he Stand-up Movie genre started, I believe, in the late
'70s and early '80s with comedians like Eddie Murphy, Bill Cosby, and Richard
Pryor. Or at least the genre didn't become popular until those three guys did
it. I'm not entirely sure why the idea of a Stand-up Movie where a comedian
basically gets up on stage and does his act, and the camera films him and the
audience reaction, is appealing. I guess if you really like the comedian, you'd
be willing to pay to see what amounts to a, well, recorded, er, live stand-up
routine. Huh? Exactly.
The "Blue Collar Comedy Tour" does the same thing
that the "Kings of Comedy" did a few years back. "Kings"
took a bunch of comedians with similar themes in their routines and form a
comedy tour around them. "Kings" was mostly for black audiences, since
all the comedians were black, and they generally did black-related jokes.
"Blue Collar", as the name may imply, consists of 4 white guys name
Jeff Foxworthy, Bill Engvall, Ron White, and Larry, who also goes by Larry the
Cable Guy. The theme is that they're four working class guys with ties to the
south. (In fact, the guys actually make fun (or pay homage, if you prefer) to
the comedians in the "Kings of Comedy" early in the film.)
Foxworthy is most known for his "You might be a
redneck if..." jokes, and Bill Engvall has the "You're an idiot,
here's your sign" jokes. Larry, I believe, plays the dumb redneck in all of
his routines, right down to his ugly jeans and sleeveless plaid shirt and cap,
and sometimes mystifying speech patterns. Ron White is a little harder to box
in, since he goes on stage with a glass of whiskey and cigarette, and seems to
have more range to his jokes. The main star of the tour is of course Foxworthy,
who once had a TV show and has been on TV more than the other three guys.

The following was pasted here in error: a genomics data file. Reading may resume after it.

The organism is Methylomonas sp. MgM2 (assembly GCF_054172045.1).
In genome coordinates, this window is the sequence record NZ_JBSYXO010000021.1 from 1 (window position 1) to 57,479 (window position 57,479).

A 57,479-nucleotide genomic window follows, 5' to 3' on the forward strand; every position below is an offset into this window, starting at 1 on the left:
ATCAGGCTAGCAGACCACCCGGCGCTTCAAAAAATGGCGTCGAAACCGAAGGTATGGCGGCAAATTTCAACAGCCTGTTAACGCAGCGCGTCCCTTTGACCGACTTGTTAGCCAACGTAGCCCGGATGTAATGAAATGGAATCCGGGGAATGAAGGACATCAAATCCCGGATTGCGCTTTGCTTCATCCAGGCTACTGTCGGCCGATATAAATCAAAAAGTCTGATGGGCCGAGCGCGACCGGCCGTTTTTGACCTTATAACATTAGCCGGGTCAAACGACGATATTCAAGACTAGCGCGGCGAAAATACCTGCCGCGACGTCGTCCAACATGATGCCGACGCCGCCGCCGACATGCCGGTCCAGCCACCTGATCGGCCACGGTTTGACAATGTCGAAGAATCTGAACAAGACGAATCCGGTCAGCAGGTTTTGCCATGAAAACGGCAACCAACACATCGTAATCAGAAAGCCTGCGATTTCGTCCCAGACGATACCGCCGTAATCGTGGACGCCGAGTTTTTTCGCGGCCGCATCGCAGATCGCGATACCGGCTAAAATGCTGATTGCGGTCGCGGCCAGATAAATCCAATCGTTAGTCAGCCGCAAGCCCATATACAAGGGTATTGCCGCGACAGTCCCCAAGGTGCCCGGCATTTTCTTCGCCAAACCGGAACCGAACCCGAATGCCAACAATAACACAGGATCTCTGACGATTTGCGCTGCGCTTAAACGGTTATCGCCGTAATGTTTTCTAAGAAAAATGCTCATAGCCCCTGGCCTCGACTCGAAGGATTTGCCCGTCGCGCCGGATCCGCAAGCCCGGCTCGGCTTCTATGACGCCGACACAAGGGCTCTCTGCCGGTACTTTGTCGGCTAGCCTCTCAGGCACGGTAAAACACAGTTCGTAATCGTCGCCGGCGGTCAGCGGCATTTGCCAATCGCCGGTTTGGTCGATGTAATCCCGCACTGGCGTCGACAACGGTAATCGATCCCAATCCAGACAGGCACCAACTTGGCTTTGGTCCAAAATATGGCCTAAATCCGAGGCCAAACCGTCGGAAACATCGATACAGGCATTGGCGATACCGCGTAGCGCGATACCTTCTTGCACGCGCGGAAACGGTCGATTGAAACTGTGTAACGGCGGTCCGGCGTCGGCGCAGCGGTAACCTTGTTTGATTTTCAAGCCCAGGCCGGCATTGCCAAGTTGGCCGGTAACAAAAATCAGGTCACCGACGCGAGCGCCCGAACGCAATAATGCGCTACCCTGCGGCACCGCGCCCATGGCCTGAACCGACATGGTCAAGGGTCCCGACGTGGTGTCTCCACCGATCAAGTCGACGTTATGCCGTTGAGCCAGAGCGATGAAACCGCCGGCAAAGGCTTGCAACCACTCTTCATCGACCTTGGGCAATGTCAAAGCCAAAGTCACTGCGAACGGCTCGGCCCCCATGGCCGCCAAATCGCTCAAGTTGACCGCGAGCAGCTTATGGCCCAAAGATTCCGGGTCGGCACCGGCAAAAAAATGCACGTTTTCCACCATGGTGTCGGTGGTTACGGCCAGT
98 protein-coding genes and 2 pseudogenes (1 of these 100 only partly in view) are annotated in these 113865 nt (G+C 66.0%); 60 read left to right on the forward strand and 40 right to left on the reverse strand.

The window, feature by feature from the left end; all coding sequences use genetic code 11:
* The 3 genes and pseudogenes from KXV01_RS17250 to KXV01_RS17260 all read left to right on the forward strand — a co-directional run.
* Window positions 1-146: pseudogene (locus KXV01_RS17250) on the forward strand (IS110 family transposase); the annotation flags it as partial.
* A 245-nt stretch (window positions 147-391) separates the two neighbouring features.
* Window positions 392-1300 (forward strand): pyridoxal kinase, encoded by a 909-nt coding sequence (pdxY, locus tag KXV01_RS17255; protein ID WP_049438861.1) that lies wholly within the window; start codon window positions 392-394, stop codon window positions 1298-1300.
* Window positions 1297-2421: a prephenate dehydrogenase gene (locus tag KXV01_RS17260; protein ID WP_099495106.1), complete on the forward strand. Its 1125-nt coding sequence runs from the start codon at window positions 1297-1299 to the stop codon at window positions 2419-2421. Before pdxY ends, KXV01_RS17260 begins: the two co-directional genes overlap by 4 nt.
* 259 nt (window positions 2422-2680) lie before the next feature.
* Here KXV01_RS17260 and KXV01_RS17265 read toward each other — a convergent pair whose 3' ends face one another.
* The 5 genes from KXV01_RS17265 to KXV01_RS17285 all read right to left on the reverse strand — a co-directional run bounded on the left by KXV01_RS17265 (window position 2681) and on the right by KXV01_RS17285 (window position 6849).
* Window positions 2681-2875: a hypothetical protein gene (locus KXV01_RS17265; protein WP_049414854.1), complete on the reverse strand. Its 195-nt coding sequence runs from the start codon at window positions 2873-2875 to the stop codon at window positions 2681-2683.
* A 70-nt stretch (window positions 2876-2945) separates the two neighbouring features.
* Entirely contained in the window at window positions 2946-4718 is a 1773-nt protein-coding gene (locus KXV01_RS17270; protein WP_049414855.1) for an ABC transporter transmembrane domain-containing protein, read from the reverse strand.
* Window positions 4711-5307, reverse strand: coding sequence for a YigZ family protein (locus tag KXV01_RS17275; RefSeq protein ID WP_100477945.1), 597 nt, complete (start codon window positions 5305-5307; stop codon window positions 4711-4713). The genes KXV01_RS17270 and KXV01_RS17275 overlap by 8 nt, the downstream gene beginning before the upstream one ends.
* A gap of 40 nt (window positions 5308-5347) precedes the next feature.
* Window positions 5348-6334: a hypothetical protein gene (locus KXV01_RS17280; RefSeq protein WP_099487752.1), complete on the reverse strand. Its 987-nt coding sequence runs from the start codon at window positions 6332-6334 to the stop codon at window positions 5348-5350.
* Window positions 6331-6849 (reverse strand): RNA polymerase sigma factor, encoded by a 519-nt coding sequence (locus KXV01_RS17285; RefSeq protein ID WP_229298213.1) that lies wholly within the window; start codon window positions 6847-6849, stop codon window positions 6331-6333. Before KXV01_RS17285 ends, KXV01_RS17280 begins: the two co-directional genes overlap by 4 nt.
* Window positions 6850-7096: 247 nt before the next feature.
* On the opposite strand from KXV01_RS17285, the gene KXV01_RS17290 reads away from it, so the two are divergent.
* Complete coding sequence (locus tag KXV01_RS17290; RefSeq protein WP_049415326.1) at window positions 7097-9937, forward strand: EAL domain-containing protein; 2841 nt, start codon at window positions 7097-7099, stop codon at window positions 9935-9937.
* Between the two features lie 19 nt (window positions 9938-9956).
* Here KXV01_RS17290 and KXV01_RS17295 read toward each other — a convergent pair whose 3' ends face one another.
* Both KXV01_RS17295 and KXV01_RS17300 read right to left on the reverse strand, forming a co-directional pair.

If you like the four comedians, then you'll like the movie.
It's not really a movie, but more of a variety show with short skits inserted
between lone stand-up segments by the different comedians. The skits are not the
movie's best material, since they're probably the most scripted moments of the
entire film, right down to the cameos by David Alan Grier and supermodel Heidi
Klum as the hottest saleswoman in a Victoria's Secret booth. Product tie-in
The different stand-up routines are funny, but it's the
film's final 30 minutes, when all 4 get on stage and exchange stories and jokes,
that really makes the movie. There's no script here, and the guys are pretty
much free to say and do anything off the top of their heads. They start stepping
over each other's routines and are generally very funny.
I still don't "get" the whole point of a Stand-up
Movie, since I'd imagine that if you wanted to see a comedian do a live act
you'd go to a comedy club, or watch it for free on Comedy Central if you wanted
to see a recorded "live" act. I don't ever see myself going to a movie
theater to see comedians doing stand-up. I mean, what's the point? But maybe
that's just me.